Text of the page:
S.B. 841 (West) – Polling Places: would require the commissioners court of a county to designate as a polling place a location on the main campus of an institution of higher education located within the county if at least 10,000 students are enrolled in the institution.
H.B. 1875 (S. Davis) – Reinvestment Zones: would require the board of directors of a reinvestment zone to hold all board meetings after regular business hours or on weekends at reasonable times.
H.B. 1510 (Paddie) – Texas Windstorm Insurance Association: this is the Texas Windstorm Insurance Association sunset bill. The bill continues the association until 2031. (Note: Cities with an interest in the association should carefully review and monitor this legislation.)
H.B. 1800 (G. Bonnen) – Resilience Infrastructure Fund: would establish the Texas resilience infrastructure fund, which would provide funding for programs that prevent flooding or mitigate the damage from flooding related to a rainstorm, tropical storm or depression, hurricane, or storm surge affecting: (1) public health, safety, or welfare; (2) public property, including infrastructure; (3) privately owned commercial, agricultural, or residential property; or (4) fish or wildlife habitat.
H.B. 1801 (Goldman) – Dogs at Restaurants: would: (1) provide that a food service establishment may permit a customer to be accompanied by a dog in an outdoor dining area in certain circumstances; and (2) provide that a city may not adopt or enforce an ordinance, rule, or similar measure that imposes a requirement on a food service establishment for a dog in an outdoor dining area that is more stringent than the requirements in the bill. (Companion bill is S.B. 476 by Hancock.)
H.B. 1877 (S. Davis) – Ethics: would: (1) prohibit an officer or employee of a political subdivision from: (a) spending or authorizing the spending of public funds to make a political contribution or political expenditure; or (b) directly or indirectly employing a person to use public funds to make an unlawful political contribution or political expenditure; (2) provide that a violation of the prohibitions in (1) are Class A misdemeanor offenses; and (3) require that a personal financial statement filed by certain city officers and candidates in cities with a population of 100,000 or more include certain information about stock held in publicly traded corporations.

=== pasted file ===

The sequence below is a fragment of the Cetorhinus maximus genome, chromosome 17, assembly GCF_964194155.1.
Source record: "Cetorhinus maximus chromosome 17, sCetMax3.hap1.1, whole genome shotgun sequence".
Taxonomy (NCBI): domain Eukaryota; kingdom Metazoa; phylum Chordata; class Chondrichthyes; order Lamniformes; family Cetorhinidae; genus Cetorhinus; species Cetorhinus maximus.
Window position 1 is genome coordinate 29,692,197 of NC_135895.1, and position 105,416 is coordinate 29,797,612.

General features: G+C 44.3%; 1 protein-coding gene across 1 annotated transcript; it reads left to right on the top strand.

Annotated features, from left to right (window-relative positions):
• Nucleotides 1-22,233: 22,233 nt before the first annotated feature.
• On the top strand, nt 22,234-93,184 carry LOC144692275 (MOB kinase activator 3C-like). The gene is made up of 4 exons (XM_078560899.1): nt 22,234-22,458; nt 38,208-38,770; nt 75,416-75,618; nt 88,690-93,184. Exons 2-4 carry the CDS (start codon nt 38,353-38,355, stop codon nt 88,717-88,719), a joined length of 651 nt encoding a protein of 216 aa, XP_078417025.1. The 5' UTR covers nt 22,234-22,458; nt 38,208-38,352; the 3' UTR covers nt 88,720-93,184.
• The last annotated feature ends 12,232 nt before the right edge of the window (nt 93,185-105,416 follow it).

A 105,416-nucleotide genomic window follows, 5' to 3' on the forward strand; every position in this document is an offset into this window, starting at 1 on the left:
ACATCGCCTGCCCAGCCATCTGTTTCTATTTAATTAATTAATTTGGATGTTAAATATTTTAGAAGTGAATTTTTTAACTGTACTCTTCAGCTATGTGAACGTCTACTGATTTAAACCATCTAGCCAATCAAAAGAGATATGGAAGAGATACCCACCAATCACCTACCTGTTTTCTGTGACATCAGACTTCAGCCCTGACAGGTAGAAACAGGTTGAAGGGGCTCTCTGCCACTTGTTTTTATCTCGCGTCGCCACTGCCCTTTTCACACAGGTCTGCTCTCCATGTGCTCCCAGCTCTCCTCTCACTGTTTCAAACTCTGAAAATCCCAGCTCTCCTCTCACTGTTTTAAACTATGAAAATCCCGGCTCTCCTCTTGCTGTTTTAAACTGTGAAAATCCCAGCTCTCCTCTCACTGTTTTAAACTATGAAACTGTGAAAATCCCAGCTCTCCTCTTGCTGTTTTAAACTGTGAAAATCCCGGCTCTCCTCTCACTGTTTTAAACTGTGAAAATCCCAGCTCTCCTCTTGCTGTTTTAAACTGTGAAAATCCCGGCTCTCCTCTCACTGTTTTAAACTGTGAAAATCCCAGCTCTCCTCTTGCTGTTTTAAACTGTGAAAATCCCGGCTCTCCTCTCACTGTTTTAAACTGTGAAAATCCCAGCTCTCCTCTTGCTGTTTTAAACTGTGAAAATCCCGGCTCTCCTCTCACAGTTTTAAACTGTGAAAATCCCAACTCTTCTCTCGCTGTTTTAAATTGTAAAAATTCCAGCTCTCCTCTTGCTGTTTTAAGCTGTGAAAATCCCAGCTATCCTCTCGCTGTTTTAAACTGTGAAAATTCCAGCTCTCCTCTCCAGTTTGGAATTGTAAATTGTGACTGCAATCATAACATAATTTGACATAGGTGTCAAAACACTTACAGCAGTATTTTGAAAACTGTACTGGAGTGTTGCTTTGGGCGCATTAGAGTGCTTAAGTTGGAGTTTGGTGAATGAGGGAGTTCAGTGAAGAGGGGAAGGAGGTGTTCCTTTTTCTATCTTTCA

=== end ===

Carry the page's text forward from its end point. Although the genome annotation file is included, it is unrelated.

H.B. 1900 (G. Bonnen) – Texas Windstorm Insurance Association: would provide that: (1) if, on the effective date of an association policy, the total amount of insurance applicable to a dwelling is equal to 80 percent or more of the full replacement cost of the dwelling or equal to the maximum amount of insurance otherwise available through the association, coverage applicable to the dwelling under the policy is extended to include the full cost of repair or replacement, without a deduction for depreciation; and (2) if, on the effective date of an association policy, the total amount of insurance applicable to a dwelling is equal to less than 80 percent of the full replacement cost of the dwelling and less than the maximum amount of insurance available through the association, liability for loss under the policy may not exceed the replacement cost of the part of the dwelling that is damaged or destroyed, less depreciation.
H.B. 1902 (G. Bonnen) – Texas Windstorm Insurance Association: would: (1) provide that the TWIA board of directors shall propose the maximum liability limits under a windstorm and hail insurance policy issued by the association; and (2) the maximum liability limits are considered approved by the commissioner unless the commissioner disapproves or modifies the liability limits by order issued not later than the 30th day after the date of receipt of a filing of proposed adjustments.
H.B. 1944 (Lucio) – Texas Windstorm Insurance Association: would extend the deadline for claims and related settlement and dispute resolution under the Texas Windstorm Insurance Association Act.
H.B. 2003 (Leach) – Contingent Fee Attorney Contracts: would provide that a public agency, including a city, may not enter into a contingent fee attorney contract, unless the contract is approved by the attorney general.